# Award-Winning GRE Tutors in McFarland, WI

Joseph ...a Microbiology Professor in Portland and really enjoyed the student-teacher interaction. I am looking to continue this through tutoring students in the Phoenix area. Some of my favorite subjects to teach are science, math and writing I am easily able to pull items from my experiences to relate the material to the student and help...

University of Wisconsin-Madison - BS, Medical Microbiology and Immunology

University of Wisconsin-Madison - MS, Bacteriology

Steven ...Journalism degree at Temple University. I owe my knowledge to the great Teachers and entrepreneurs of American journalism and to those whom I interviewed, observed and documented. Now I want to pass my knowledge and experience on to my students. I am at the border of worlds, between China and America, between traditional journalism and...

Guangdong University of Foreign Studies - BA, English

Temple University - MJ, Journalism

Ari ...to consider myself a "whole-brained" scholar, and am equally happy to tutor in math/science or the humanities. I have taken both the GRE and the MCAT, and scored at or above the 95th percentile on both; I therefore have an extensive understanding of how to prepare for and excel at standardized tests. My teaching philosophy...

University of Wisconsin - Milwaukee - BS, Cell and Molecular Biology

Gregory ...the university level, but moved into industry. After being away from teaching for some time I found that I still want to play a part-time role in education. It was my experience that one on one teaching in office hours brought the most benefit to students, so tutoring is the best way for me to...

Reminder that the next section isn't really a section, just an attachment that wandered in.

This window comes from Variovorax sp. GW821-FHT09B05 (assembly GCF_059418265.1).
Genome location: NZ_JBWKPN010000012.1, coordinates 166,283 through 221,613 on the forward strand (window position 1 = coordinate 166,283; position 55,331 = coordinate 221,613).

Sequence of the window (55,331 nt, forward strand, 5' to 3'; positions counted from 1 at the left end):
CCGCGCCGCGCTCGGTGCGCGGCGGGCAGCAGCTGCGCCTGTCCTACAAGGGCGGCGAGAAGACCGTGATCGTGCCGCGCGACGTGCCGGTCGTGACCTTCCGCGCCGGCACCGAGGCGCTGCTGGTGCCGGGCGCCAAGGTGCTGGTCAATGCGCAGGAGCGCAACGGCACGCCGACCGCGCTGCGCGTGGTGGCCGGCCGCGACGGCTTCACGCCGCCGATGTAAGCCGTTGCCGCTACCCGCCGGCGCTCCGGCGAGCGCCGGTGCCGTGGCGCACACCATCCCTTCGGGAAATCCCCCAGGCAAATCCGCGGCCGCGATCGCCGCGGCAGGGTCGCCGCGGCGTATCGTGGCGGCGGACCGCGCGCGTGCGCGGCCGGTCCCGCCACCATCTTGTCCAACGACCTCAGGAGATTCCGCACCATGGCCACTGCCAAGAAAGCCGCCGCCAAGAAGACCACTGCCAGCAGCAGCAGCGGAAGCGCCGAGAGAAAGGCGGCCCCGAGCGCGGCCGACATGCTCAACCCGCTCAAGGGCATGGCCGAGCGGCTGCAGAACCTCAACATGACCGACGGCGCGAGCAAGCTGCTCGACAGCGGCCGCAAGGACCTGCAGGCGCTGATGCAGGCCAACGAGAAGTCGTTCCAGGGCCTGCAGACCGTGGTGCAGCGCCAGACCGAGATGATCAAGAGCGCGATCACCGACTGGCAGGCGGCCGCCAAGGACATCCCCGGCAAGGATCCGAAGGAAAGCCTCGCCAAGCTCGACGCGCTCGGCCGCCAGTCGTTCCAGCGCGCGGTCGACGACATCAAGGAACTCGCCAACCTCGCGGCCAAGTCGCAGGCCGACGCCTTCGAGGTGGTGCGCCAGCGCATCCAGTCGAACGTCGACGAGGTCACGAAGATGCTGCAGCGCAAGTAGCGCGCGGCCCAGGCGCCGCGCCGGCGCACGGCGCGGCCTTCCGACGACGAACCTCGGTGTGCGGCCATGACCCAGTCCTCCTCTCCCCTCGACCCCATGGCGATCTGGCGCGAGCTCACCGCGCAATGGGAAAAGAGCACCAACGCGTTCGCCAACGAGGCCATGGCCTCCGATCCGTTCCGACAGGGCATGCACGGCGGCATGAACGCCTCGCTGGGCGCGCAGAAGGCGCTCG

California State University-Bakersfield - Bachelors, Mathematics

University of California-Davis - PhD, Applied Mathematics

Lucian I have a lot of experience teaching & tutoring and have completed a wide variety of standardized test with excellent scores.... Start by trying to achieve a broad understanding and refining it as needed.... Introduce myself, meet the student, and identify areas of strength and weakness.... Short breaks, fun problems.... Ask leading questions until the student understands, and then try to build a deeper understanding.

Haverford - Bachelors, Mathematics

Jared ...and started work on a M.S. in Psychology with a focus on Psychology and Law. My current academic interest is how non-native English speakers interact with the justice system here in AZ. Law school is in my future—more than likely—but I’m enjoying my time at home and getting to explore questions of interest to me....

Debo I have extensive tutoring experience in math, physics, chemistry and engineering subjects. I really enjoy tutoring and like the interaction with students. ... Teaching is a way to share knowledge and improve your own learning.... By helping them understand the core concepts. Focus on understanding the problem itself rather than the solution.... By praising them on their successes, pointing out places for improvement and making learning a fun process.

Jadavpur University - Bachelors, Chemical Engineering

University of South Florida-Main Campus - PhD, Chemical Engineering

Jenny ...to help students reach their goals. I have taught for many years, and always enjoy the challenge of working with a student who is struggling with the content they've been assigned. My goal as a tutor is to help students succeed while challenging them to use their critical thinking skills, regardless of the subject.... I spend some time getting to know the student and try to quickly understand their needs, strengths, and weaknesses. I also ask them about their honest attitude to their subject.